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Postgraduate loans in England mooted

The 1994 group of small research-led universities has called for state-backed loans to be introduced for full-time postgraduates, writes Alison Goddard.

Some features of the undergraduate loans scheme in England should be extended to postgraduates, according to a report published today by the 1994 group. The report reckons the scheme would cost just £50m a year and contains the laughable assertion that "the low cost of the scheme means that regulation of postgraduate student numbers will be unnecessary–the natural cap on student numbers posed by universities’ own capacity constraints provides a sufficient limitation." This highly unlikely to be true. In article available exclusively to subscribers to HE, we outline how such a system would enable graduates who lacked the wherewithal to pay for their postgraduate education to enroll on higher degrees, but it would also probably introduce caps on postgraduate tuition fee levels and restrictions on the number of postgraduate students that institutions could admit. At present universities tend to charge according to the perceived earning power the postgraduate course bestows: being a whizz at maths will gain you entry to both a master’s degree in finance and in theoretical physics, but Imperial College London charges £28,200 for the former and £6,000 for the latter. The costs of providing the courses are roughly the same, so the future banker subsidises the future academic.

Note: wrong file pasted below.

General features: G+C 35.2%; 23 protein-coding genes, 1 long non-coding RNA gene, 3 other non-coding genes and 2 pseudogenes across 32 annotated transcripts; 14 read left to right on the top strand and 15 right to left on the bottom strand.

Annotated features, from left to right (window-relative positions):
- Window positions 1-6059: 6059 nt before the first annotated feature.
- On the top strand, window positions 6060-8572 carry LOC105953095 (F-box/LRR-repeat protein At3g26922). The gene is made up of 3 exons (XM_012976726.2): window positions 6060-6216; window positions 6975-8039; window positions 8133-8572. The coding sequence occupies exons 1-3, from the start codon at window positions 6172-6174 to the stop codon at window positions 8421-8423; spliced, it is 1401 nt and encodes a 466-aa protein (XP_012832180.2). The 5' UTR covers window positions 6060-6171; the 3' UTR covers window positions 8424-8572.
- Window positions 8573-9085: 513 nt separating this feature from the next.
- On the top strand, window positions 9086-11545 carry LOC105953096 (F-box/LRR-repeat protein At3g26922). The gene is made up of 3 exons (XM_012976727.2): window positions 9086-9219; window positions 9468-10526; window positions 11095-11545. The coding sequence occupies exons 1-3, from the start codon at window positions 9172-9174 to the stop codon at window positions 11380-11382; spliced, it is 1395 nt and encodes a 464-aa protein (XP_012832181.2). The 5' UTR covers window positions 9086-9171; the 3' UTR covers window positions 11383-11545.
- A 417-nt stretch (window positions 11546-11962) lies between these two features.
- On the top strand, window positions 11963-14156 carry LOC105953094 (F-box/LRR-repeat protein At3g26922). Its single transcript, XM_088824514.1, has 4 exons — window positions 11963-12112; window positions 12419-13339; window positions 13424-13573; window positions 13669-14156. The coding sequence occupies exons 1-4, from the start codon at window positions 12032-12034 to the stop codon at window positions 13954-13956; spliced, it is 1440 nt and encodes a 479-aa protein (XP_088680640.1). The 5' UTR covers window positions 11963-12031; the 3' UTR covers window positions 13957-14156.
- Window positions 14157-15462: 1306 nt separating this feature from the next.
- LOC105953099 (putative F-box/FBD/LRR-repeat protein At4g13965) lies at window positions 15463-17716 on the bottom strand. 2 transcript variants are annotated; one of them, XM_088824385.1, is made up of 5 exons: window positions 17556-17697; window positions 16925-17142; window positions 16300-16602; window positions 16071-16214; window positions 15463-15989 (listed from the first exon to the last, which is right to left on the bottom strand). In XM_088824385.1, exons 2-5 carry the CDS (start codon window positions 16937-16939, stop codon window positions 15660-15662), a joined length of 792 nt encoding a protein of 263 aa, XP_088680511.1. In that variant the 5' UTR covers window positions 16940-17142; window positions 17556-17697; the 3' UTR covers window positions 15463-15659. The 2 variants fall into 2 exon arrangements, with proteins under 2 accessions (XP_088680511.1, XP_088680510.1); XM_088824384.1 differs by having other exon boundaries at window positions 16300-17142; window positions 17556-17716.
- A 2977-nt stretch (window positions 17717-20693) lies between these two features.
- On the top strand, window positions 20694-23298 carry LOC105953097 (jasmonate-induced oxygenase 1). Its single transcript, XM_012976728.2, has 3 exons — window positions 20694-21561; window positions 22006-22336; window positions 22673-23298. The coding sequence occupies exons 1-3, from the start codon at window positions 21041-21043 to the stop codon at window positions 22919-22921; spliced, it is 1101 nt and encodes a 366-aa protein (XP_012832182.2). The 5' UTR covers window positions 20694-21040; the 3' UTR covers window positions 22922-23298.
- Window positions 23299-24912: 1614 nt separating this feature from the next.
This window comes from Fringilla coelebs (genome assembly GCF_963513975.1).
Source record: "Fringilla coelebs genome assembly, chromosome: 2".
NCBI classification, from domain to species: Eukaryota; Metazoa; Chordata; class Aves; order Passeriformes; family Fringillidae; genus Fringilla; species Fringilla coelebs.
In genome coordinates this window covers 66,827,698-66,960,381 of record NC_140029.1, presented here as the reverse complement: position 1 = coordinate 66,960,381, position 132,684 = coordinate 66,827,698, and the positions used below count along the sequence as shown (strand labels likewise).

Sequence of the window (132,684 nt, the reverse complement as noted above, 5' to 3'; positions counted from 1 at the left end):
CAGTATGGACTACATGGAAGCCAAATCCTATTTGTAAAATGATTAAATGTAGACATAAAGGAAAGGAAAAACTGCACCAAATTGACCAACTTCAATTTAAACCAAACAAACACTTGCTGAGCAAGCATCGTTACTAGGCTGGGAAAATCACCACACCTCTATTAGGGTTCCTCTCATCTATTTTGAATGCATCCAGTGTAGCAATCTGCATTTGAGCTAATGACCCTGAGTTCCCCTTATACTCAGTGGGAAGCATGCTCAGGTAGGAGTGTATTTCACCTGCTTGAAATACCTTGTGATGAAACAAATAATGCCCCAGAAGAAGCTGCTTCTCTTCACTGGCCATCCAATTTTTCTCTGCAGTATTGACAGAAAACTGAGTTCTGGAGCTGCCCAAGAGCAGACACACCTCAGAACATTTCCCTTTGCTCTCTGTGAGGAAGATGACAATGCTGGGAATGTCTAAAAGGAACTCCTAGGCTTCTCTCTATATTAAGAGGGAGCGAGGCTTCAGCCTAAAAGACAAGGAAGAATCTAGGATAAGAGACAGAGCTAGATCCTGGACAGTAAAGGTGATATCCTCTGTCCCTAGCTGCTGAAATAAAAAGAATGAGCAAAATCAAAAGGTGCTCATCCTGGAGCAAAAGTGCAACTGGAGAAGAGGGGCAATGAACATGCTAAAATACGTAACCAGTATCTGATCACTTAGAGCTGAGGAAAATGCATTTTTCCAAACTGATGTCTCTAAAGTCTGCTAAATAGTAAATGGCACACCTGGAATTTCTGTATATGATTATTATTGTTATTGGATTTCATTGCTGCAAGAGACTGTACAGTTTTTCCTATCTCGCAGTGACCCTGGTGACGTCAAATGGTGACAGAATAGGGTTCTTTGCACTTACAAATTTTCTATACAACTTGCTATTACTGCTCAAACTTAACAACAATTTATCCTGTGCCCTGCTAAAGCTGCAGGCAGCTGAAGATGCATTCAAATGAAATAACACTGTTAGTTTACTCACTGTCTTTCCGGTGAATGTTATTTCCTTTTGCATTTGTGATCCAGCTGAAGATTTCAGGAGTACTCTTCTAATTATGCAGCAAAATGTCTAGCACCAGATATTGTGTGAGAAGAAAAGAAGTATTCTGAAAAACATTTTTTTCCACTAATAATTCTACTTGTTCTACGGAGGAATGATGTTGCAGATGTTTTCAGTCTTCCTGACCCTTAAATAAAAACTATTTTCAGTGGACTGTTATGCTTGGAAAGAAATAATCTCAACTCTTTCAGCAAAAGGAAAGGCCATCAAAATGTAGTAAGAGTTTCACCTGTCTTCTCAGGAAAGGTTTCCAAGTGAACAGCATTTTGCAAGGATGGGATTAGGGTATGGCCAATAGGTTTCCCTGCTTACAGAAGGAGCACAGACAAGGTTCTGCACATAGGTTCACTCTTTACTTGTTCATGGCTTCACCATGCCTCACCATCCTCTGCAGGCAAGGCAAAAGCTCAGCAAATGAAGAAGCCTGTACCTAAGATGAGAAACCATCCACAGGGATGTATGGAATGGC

If the government were to introduce such a scheme, which universities and science minister David Willetts makes clear is unlikely in the introduction to the report, it would follow the Scottish precedent. At the Scottish National Party conference held over the weekend Mike Russell, education minister in the Scottish Parliament, announced that loans would be extended to postgraduates studying certain subjects, as we revealed in an article available only to subscribers to HE.

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